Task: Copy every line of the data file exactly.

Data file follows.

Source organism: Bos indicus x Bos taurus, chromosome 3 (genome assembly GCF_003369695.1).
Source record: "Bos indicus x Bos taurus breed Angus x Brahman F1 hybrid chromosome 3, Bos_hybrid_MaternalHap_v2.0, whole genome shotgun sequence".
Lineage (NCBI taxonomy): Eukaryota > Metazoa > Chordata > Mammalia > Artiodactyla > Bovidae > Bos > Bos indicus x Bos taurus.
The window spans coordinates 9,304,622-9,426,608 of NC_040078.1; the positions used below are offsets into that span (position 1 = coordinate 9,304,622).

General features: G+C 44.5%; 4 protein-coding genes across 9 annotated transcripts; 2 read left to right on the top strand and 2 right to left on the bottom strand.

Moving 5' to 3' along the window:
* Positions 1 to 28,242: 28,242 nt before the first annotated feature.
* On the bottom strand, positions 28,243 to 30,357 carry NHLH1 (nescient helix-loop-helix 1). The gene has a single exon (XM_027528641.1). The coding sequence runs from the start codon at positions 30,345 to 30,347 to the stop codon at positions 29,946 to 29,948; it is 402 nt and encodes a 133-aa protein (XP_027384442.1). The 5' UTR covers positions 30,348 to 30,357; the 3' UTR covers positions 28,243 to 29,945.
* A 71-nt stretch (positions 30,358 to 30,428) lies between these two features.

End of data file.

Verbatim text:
Source organism: Bos indicus x Bos taurus, chromosome 3 (genome assembly GCF_003369695.1).
Source record: "Bos indicus x Bos taurus breed Angus x Brahman F1 hybrid chromosome 3, Bos_hybrid_MaternalHap_v2.0, whole genome shotgun sequence".
Lineage (NCBI taxonomy): Eukaryota > Metazoa > Chordata > Mammalia > Artiodactyla > Bovidae > Bos > Bos indicus x Bos taurus.
The window spans coordinates 9,304,622-9,426,608 of NC_040078.1; the positions used below are offsets into that span (position 1 = coordinate 9,304,622).

General features: G+C 44.5%; 4 protein-coding genes across 9 annotated transcripts; 2 read left to right on the top strand and 2 right to left on the bottom strand.

Moving 5' to 3' along the window:
* Positions 1 to 28,242: 28,242 nt before the first annotated feature.
* On the bottom strand, positions 28,243 to 30,357 carry NHLH1 (nescient helix-loop-helix 1). The gene has a single exon (XM_027528641.1). The coding sequence runs from the start codon at positions 30,345 to 30,347 to the stop codon at positions 29,946 to 29,948; it is 402 nt and encodes a 133-aa protein (XP_027384442.1). The 5' UTR covers positions 30,348 to 30,357; the 3' UTR covers positions 28,243 to 29,945.
* A 71-nt stretch (positions 30,358 to 30,428) lies between these two features.